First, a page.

Beside that it must be understood that the forces acting between ropes and sheaves are generated by physical laws and if a reasonable service life of the lift is expected, they have to be carefully considered in every aspect. Designing a lift not only means applying the EN 81 rules, but also other considerations that have to be addressed.

Further to this, new studies are going on in the field of new developments and ropes, or traction member, will play an important role in the near future.

New developments in the concept of the complete lift will allow the possibility of using motors with even smaller traction sheaves, that means less torque which in turn use less current from the power supply. This will reflect also on the size of the motors that will become lighter and on the size of the inverters.

This “down-sizing” process must be made with reliable technology for the traction member production giving the total guarantee of their performance in service.

If this is the direction being followed, certainly ropes and sheaves must no longer be considered just as a commodity, but as key elements in the new development, based on high quality material performance and correct specification.

Only by involving experts in the proven field of ropes and traction can these new technological developments be supported and successful in use.

8. Notes

The aim of this paper was mainly to go back to the basics on the main parameter affecting the lifetime of ropes and sheaves.

In practical terms it has been a good opportunity to offer this dissertation with simple and understandable topics in a way to allow the widest audience to understand it.

For sure it has not been the intention to offer a comprehensive discussion and in some cases the advice of an expert has to be sought. Most of the hints described in this paper have come from practical experience and are intended to offer a cross reference of thinking within the industry and not be classed as a directive.

Bibliographic references

[1] EN 81, Safety rule for the construction and installation of lifts and service lifts, Part I, Electric Lifts, Edition 2, European Standard, Brussels, 1985.

[2] EN 81-1/1998, Safety rules for the construction and installation of lifts, Part I: Electric Lifts.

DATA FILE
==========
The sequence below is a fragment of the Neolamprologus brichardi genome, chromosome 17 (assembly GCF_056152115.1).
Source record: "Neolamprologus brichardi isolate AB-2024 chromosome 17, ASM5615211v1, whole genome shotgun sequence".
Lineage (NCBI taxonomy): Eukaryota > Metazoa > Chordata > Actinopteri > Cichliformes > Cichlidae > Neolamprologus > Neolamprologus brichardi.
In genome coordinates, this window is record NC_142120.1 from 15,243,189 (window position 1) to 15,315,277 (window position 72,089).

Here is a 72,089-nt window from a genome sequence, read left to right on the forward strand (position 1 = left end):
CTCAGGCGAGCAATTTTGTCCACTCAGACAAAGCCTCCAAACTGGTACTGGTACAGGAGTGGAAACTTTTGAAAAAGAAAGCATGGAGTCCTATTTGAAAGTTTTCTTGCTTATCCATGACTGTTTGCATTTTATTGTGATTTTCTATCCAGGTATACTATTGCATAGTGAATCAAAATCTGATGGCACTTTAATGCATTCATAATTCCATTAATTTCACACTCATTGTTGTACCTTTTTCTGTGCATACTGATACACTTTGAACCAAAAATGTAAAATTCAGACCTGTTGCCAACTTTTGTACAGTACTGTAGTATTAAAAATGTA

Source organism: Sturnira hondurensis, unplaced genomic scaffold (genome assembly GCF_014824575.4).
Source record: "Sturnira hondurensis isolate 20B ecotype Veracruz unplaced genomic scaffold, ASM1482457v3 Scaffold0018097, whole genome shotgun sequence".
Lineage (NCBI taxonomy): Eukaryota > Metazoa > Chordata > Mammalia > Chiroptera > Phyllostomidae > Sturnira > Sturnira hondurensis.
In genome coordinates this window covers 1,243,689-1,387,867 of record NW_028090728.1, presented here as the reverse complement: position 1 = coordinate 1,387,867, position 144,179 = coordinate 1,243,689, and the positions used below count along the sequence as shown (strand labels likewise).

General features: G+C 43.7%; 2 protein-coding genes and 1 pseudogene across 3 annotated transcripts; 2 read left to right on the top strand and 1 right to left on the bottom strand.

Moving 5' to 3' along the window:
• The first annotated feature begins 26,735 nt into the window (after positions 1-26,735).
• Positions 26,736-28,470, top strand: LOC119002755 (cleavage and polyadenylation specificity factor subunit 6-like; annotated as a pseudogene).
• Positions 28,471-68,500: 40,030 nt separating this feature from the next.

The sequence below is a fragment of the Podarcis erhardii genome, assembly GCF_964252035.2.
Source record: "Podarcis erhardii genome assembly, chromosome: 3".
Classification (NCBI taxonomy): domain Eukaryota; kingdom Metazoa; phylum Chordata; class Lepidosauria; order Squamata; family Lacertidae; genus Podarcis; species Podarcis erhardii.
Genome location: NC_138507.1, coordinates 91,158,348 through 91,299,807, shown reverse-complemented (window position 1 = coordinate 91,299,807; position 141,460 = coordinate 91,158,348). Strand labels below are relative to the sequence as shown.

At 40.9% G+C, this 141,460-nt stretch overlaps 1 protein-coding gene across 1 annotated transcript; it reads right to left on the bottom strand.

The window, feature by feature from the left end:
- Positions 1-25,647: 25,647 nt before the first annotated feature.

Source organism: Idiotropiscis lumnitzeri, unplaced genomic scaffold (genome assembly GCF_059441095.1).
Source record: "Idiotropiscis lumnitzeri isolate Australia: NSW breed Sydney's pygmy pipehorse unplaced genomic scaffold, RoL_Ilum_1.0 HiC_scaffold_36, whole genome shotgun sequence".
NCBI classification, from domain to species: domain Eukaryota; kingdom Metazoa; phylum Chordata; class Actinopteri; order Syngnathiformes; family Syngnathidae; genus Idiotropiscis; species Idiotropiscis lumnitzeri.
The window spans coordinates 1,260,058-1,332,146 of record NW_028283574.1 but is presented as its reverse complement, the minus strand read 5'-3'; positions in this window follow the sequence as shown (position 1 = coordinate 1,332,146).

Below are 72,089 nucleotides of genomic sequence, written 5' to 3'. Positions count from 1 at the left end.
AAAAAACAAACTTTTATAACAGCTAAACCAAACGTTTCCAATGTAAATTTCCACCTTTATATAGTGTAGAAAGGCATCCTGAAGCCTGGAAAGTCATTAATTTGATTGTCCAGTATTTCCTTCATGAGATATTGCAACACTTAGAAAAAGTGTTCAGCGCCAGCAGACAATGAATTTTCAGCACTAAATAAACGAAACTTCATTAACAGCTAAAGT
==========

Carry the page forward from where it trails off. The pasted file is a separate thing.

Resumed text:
[3] EN 12385-5:2003, Steel wire rope safety – Part 5: Stranded ropes for lifts.

[4] ISO 4309:2004, Cranes-Wire rope-Care, maintenance, installation examination and discard.

[5] Hymans, F./Hellbronn, A.V., Der neuzeitliche Aufzug mit Treibscheibenantrieb, Springer Verlag, Berlin 1927 (The modern elevator with traction drive).

[6] Hymans, F., Electric Elevators books I &II, International Textbook Company, Scranton PA. 1931.

[7] Paolelli, R., Ascensori e montacarichi ad azionamento elettrico,Collana di studi e documenti sulla prevenzione No.49, ENPI, Roma 1969 (Electric lifts for passengers and freight).

[8] Molkow, M., Wire ropes in elevators, Pfeifer Drako brochure, Mulheim an der Rhur 2002.

[9] Molkow, M., Driving capability of traction drives, Technical Bullettin No.5, Elevator World, Mobile AL.

[10] Petkov, K.D., Theoretical and experimental study of sheave and rope traction drive, International Lift Symposium, Amsterdam 1984.

[11] Janovsky, L., Elevator mechanical design Third Edition, Elevator World, Mobile Al. 1999.

[12] Scheunemann, W./Vogel, W./Barthel,T., Steel wire ropes in elevators, PFEIFER DRAKO brochure, Mulheim an der Rhur 2008.

[13] Major, D., Lubrication and maintenance of steel wire ropes on lifts, Elevation magazine, Dartford Kent 2008.

[14] Verrett, R., Negative impressions of the rope’s surface in the grooves of sheaves and drums, Wire Rope Technology brochure, Aachen 2006.

[15] Usabiaga, H./Madoz, M.A./Ezkurra, M./Pagalday, J.M., Mechanical interaction between wire ropes and sheaves, OIPEEC Conference “Trends for ropes”, Athens 2006.

[16] Urchegui, M.A./Madoz, M.A./Tato, W./Gomez, X., Wear characterisation techniques for fatigued wire ropes, OIPEEC Conference “Trends for ropes”, Athens 2006.

[17] Schonherr, S./Wehking, K.H., Reduction in service life of wire ropes running over sheaves with angular offset, OIPEEC Conference “Trends for ropes”, Athens 2006.

[18] Imbimbo, N., “Teoria e Pratica: Il controllo delle funi metalliche di sospensione”, Elevatori, n. 6/2005, pag. 68, Milano 2005 (clicca qui per leggerlo inline).

[19] Imbimbo, N., “Nuove tendenze per gli MRL”, Elevatori, n. 2/2007, pag. 50, Milano 2007.

The end

To learn more, read also:

Nicola Imbimbo – Rope/sheave contact wear: a fine tuning – First part

Nicola Imbimbo – Control of suspension metal ropes

Nicola Imbimbo – Wire rope discard criteria